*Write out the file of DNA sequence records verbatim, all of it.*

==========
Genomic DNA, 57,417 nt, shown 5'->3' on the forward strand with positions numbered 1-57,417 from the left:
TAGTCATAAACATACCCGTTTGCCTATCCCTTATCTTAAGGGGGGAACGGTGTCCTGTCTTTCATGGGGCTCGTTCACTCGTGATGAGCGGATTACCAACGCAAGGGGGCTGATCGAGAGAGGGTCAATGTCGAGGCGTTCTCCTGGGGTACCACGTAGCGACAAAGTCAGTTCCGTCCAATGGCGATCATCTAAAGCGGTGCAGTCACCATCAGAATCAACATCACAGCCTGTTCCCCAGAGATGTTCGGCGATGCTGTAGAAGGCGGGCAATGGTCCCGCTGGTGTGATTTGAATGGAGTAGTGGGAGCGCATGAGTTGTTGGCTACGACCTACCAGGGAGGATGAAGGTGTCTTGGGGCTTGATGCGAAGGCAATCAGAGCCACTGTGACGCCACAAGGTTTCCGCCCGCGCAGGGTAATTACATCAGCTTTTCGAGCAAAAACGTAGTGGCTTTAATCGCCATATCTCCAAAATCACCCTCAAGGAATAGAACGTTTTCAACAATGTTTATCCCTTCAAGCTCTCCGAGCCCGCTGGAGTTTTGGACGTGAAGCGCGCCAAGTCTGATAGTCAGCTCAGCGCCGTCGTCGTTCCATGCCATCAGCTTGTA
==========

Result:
Genomic DNA, 57,417 nt, shown 5'->3' on the forward strand with positions numbered 1-57,417 from the left:
TAGTCATAAACATACCCGTTTGCCTATCCCTTATCTTAAGGGGGGAACGGTGTCCTGTCTTTCATGGGGCTCGTTCACTCGTGATGAGCGGATTACCAACGCAAGGGGGCTGATCGAGAGAGGGTCAATGTCGAGGCGTTCTCCTGGGGTACCACGTAGCGACAAAGTCAGTTCCGTCCAATGGCGATCATCTAAAGCGGTGCAGTCACCATCAGAATCAACATCACAGCCTGTTCCCCAGAGATGTTCGGCGATGCTGTAGAAGGCGGGCAATGGTCCCGCTGGTGTGATTTGAATGGAGTAGTGGGAGCGCATGAGTTGTTGGCTACGACCTACCAGGGAGGATGAAGGTGTCTTGGGGCTTGATGCGAAGGCAATCAGAGCCACTGTGACGCCACAAGGTTTCCGCCCGCGCAGGGTAATTACATCAGCTTTTCGAGCAAAAACGTAGTGGCTTTAATCGCCATATCTCCAAAATCACCCTCAAGGAATAGAACGTTTTCAACAATGTTTATCCCTTCAAGCTCTCCGAGCCCGCTGGAGTTTTGGACGTGAAGCGCGCCAAGTCTGATAGTCAGCTCAGCGCCGTCGTCGTTCCATGCCATCAGCTTGTA